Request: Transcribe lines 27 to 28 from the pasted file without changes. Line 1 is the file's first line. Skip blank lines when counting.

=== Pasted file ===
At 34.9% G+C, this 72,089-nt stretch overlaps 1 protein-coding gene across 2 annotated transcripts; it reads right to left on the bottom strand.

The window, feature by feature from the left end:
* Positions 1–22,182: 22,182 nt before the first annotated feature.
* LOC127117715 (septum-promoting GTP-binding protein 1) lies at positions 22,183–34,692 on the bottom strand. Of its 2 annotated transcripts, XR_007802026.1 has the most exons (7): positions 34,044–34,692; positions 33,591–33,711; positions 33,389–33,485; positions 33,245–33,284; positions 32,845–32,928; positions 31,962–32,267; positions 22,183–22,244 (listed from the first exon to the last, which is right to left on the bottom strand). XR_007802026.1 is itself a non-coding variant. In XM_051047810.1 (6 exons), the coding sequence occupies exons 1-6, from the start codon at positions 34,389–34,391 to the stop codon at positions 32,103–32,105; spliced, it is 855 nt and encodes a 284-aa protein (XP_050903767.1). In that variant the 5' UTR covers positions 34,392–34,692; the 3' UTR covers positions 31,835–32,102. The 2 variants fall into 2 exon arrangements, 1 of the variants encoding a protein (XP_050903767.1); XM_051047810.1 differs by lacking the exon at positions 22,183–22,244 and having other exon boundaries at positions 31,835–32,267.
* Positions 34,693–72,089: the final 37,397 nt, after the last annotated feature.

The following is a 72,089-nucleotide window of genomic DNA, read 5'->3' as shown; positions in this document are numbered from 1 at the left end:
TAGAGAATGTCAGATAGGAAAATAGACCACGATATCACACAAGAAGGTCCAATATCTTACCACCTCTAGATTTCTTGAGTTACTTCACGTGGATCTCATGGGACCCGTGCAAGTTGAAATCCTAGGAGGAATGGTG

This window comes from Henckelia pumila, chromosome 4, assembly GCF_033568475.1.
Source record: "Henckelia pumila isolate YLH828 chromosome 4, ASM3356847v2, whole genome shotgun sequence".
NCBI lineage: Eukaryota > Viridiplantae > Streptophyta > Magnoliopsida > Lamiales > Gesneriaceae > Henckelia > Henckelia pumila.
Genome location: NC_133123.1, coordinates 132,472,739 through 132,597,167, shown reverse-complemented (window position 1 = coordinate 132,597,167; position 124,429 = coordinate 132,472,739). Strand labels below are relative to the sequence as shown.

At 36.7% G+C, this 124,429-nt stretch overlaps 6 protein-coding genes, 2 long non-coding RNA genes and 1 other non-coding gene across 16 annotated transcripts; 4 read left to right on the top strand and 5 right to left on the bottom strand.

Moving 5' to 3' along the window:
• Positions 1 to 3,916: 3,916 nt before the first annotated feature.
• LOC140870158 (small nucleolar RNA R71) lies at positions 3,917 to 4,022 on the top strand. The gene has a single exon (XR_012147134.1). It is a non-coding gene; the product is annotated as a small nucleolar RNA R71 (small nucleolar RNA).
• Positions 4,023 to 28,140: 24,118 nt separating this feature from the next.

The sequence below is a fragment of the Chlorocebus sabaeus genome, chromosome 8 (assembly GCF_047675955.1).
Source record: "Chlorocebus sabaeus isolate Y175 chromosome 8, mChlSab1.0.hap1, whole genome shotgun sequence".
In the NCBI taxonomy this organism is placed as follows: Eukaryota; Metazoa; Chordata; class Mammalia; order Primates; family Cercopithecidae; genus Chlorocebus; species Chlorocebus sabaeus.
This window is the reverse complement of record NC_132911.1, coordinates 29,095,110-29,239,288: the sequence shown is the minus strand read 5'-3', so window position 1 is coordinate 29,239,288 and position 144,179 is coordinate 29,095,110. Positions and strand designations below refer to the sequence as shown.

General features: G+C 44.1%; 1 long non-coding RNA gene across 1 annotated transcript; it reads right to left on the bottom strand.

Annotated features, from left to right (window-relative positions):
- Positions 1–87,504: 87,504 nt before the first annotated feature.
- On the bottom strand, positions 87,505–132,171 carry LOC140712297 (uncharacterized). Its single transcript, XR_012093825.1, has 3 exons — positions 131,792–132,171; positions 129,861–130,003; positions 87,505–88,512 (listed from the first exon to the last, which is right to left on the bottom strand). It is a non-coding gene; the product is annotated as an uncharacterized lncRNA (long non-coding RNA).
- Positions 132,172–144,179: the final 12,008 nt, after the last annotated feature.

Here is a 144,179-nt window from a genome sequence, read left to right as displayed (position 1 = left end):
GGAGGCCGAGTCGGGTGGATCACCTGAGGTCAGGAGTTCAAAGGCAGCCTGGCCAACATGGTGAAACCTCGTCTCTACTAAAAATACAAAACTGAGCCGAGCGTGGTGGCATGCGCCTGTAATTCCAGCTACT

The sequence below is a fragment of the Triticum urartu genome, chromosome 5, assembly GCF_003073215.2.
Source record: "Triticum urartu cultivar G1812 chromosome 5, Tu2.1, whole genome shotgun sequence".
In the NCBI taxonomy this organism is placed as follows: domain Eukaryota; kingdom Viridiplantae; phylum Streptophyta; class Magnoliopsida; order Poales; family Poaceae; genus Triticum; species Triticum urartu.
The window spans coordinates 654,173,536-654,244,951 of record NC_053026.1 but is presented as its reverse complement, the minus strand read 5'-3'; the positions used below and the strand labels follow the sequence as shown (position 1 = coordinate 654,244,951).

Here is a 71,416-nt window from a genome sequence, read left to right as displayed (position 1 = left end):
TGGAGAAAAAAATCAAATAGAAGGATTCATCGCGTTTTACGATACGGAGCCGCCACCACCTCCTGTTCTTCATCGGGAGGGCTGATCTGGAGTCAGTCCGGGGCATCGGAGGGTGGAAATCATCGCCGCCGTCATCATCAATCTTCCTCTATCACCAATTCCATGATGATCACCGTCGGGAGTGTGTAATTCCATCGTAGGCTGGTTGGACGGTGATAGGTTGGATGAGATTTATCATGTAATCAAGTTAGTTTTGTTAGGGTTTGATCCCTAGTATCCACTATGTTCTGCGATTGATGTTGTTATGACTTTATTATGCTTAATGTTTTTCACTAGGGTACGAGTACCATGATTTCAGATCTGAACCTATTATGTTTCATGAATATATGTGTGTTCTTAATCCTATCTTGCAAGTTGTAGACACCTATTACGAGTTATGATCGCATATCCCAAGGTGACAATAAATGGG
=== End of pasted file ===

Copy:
GGAGGCCGAGTCGGGTGGATCACCTGAGGTCAGGAGTTCAAAGGCAGCCTGGCCAACATGGTGAAACCTCGTCTCTACTAAAAATACAAAACTGAGCCGAGCGTGGTGGCATGCGCCTGTAATTCCAGCTACT

The sequence below is a fragment of the Triticum urartu genome, chromosome 5, assembly GCF_003073215.2.